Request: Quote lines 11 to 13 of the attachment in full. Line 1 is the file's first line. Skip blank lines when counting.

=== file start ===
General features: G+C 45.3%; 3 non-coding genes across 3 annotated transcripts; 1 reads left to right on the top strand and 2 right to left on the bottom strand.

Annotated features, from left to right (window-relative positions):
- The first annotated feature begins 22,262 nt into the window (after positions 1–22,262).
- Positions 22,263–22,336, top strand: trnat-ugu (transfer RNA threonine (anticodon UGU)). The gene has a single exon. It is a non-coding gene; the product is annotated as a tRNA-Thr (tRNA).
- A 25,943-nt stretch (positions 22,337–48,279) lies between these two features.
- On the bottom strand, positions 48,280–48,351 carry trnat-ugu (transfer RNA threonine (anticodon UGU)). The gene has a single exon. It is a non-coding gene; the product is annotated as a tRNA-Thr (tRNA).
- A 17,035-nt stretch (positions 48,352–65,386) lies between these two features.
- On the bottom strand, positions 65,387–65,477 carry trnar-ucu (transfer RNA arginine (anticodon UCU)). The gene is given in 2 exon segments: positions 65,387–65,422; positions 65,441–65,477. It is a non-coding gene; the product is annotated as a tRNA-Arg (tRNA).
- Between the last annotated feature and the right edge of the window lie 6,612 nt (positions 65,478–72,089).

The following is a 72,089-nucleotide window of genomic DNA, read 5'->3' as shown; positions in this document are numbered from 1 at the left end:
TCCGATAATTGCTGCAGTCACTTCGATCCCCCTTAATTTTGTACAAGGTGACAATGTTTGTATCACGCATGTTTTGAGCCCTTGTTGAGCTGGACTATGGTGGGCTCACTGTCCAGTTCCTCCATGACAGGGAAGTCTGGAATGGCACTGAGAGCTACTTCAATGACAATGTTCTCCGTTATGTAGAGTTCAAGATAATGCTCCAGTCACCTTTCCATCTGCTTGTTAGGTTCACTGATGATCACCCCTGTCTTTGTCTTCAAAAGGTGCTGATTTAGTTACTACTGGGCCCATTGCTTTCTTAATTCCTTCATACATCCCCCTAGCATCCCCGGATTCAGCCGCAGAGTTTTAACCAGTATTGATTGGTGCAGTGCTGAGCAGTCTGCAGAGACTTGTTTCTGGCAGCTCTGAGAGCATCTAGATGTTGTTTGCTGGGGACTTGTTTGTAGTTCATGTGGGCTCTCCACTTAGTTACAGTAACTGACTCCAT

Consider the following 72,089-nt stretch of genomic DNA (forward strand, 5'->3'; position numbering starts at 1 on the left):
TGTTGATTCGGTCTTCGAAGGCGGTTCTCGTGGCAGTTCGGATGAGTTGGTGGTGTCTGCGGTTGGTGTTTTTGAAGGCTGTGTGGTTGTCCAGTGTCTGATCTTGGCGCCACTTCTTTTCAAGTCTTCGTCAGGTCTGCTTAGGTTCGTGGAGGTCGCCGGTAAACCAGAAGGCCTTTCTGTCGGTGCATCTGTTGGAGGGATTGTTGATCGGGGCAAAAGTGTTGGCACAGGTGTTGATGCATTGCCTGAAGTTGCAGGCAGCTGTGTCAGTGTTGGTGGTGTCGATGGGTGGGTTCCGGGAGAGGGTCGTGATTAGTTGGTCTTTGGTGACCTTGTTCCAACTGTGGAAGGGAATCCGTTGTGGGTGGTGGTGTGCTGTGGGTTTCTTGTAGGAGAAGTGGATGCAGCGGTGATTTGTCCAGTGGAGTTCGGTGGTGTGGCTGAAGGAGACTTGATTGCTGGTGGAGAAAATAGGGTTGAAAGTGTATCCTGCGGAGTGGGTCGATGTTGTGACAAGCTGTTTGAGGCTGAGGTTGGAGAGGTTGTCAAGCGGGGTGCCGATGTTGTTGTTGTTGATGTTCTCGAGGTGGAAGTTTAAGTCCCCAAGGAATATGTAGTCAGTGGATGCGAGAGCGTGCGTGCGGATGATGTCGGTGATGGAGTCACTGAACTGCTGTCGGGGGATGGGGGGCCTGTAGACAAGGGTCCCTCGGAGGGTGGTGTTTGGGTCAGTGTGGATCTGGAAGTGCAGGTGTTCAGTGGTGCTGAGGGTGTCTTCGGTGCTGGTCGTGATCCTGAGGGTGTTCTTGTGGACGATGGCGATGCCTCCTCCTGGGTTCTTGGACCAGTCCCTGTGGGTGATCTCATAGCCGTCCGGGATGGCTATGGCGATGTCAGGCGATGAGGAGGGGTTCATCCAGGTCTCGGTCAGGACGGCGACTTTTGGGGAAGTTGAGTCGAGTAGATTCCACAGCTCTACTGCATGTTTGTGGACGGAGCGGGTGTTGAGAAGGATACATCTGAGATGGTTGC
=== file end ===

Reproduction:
TCCGATAATTGCTGCAGTCACTTCGATCCCCCTTAATTTTGTACAAGGTGACAATGTTTGTATCACGCATGTTTTGAGCCCTTGTTGAGCTGGACTATGGTGGGCTCACTGTCCAGTTCCTCCATGACAGGGAAGTCTGGAATGGCACTGAGAGCTACTTCAATGACAATGTTCTCCGTTATGTAGAGTTCAAGATAATGCTCCAGTCACCTTTCCATCTGCTTGTTAGGTTCACTGATGATCACCCCTGTCTTTGTCTTCAAAAGGTGCTGATTTAGTTACTACTGGGCCCATTGCTTTCTTAATTCCTTCATACATCCCCCTAGCATCCCCGGATTCAGCCGCAGAGTTTTAACCAGTATTGATTGGTGCAGTGCTGAGCAGTCTGCAGAGACTTGTTTCTGGCAGCTCTGAGAGCATCTAGATGTTGTTTGCTGGGGACTTGTTTGTAGTTCATGTGGGCTCTCCACTTAGTTACAGTAACTGACTCCAT

Consider the following 72,089-nt stretch of genomic DNA (forward strand, 5'->3'; position numbering starts at 1 on the left):
TGTTGATTCGGTCTTCGAAGGCGGTTCTCGTGGCAGTTCGGATGAGTTGGTGGTGTCTGCGGTTGGTGTTTTTGAAGGCTGTGTGGTTGTCCAGTGTCTGATCTTGGCGCCACTTCTTTTCAAGTCTTCGTCAGGTCTGCTTAGGTTCGTGGAGGTCGCCGGTAAACCAGAAGGCCTTTCTGTCGGTGCATCTGTTGGAGGGATTGTTGATCGGGGCAAAAGTGTTGGCACAGGTGTTGATGCATTGCCTGAAGTTGCAGGCAGCTGTGTCAGTGTTGGTGGTGTCGATGGGTGGGTTCCGGGAGAGGGTCGTGATTAGTTGGTCTTTGGTGACCTTGTTCCAACTGTGGAAGGGAATCCGTTGTGGGTGGTGGTGTGCTGTGGGTTTCTTGTAGGAGAAGTGGATGCAGCGGTGATTTGTCCAGTGGAGTTCGGTGGTGTGGCTGAAGGAGACTTGATTGCTGGTGGAGAAAATAGGGTTGAAAGTGTATCCTGCGGAGTGGGTCGATGTTGTGACAAGCTGTTTGAGGCTGAGGTTGGAGAGGTTGTCAAGCGGGGTGCCGATGTTGTTGTTGTTGATGTTCTCGAGGTGGAAGTTTAAGTCCCCAAGGAATATGTAGTCAGTGGATGCGAGAGCGTGCGTGCGGATGATGTCGGTGATGGAGTCACTGAACTGCTGTCGGGGGATGGGGGGCCTGTAGACAAGGGTCCCTCGGAGGGTGGTGTTTGGGTCAGTGTGGATCTGGAAGTGCAGGTGTTCAGTGGTGCTGAGGGTGTCTTCGGTGCTGGTCGTGATCCTGAGGGTGTTCTTGTGGACGATGGCGATGCCTCCTCCTGGGTTCTTGGACCAGTCCCTGTGGGTGATCTCATAGCCGTCCGGGATGGCTATGGCGATGTCAGGCGATGAGGAGGGGTTCATCCAGGTCTCGGTCAGGACGGCGACTTTTGGGGAAGTTGAGTCGAGTAGATTCCACAGCTCTACTGCATGTTTGTGGACGGAGCGGGTGTTGAGAAGGATACATCTGAGATGGTTGC